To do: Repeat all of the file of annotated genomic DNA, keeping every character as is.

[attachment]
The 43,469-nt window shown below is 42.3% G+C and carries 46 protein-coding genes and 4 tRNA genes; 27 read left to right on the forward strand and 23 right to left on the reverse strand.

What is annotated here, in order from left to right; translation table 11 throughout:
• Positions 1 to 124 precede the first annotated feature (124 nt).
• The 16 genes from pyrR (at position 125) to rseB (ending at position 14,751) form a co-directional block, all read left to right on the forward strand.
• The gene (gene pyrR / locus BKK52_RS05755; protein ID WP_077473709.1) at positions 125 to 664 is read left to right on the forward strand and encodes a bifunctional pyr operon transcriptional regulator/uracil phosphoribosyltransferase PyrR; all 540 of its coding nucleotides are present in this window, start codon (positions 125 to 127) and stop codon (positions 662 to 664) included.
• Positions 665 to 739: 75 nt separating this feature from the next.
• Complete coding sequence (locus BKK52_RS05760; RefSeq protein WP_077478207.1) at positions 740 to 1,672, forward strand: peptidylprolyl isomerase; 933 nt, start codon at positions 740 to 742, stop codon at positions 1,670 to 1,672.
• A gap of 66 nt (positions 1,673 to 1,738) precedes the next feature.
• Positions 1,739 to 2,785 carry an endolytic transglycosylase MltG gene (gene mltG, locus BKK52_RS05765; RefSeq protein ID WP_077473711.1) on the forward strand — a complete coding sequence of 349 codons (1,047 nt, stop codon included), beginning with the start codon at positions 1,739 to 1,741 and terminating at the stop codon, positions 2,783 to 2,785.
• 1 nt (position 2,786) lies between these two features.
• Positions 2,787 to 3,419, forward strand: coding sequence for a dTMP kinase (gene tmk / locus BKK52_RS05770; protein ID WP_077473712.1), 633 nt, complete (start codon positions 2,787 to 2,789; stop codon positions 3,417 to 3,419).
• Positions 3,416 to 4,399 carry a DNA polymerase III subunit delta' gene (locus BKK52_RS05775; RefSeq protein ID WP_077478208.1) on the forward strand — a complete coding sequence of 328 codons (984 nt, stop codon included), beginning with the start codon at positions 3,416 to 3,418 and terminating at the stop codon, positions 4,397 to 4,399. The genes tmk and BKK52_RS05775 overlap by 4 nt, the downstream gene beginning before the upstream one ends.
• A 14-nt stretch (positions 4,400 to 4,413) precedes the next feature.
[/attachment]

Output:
The 43,469-nt window shown below is 42.3% G+C and carries 46 protein-coding genes and 4 tRNA genes; 27 read left to right on the forward strand and 23 right to left on the reverse strand.

What is annotated here, in order from left to right; translation table 11 throughout:
• Positions 1 to 124 precede the first annotated feature (124 nt).
• The 16 genes from pyrR (at position 125) to rseB (ending at position 14,751) form a co-directional block, all read left to right on the forward strand.
• The gene (gene pyrR / locus BKK52_RS05755; protein ID WP_077473709.1) at positions 125 to 664 is read left to right on the forward strand and encodes a bifunctional pyr operon transcriptional regulator/uracil phosphoribosyltransferase PyrR; all 540 of its coding nucleotides are present in this window, start codon (positions 125 to 127) and stop codon (positions 662 to 664) included.
• Positions 665 to 739: 75 nt separating this feature from the next.
• Complete coding sequence (locus BKK52_RS05760; RefSeq protein WP_077478207.1) at positions 740 to 1,672, forward strand: peptidylprolyl isomerase; 933 nt, start codon at positions 740 to 742, stop codon at positions 1,670 to 1,672.
• A gap of 66 nt (positions 1,673 to 1,738) precedes the next feature.
• Positions 1,739 to 2,785 carry an endolytic transglycosylase MltG gene (gene mltG, locus BKK52_RS05765; RefSeq protein ID WP_077473711.1) on the forward strand — a complete coding sequence of 349 codons (1,047 nt, stop codon included), beginning with the start codon at positions 1,739 to 1,741 and terminating at the stop codon, positions 2,783 to 2,785.
• 1 nt (position 2,786) lies between these two features.
• Positions 2,787 to 3,419, forward strand: coding sequence for a dTMP kinase (gene tmk / locus BKK52_RS05770; protein ID WP_077473712.1), 633 nt, complete (start codon positions 2,787 to 2,789; stop codon positions 3,417 to 3,419).
• Positions 3,416 to 4,399 carry a DNA polymerase III subunit delta' gene (locus BKK52_RS05775; RefSeq protein ID WP_077478208.1) on the forward strand — a complete coding sequence of 328 codons (984 nt, stop codon included), beginning with the start codon at positions 3,416 to 3,418 and terminating at the stop codon, positions 4,397 to 4,399. The genes tmk and BKK52_RS05775 overlap by 4 nt, the downstream gene beginning before the upstream one ends.
• A 14-nt stretch (positions 4,400 to 4,413) precedes the next feature.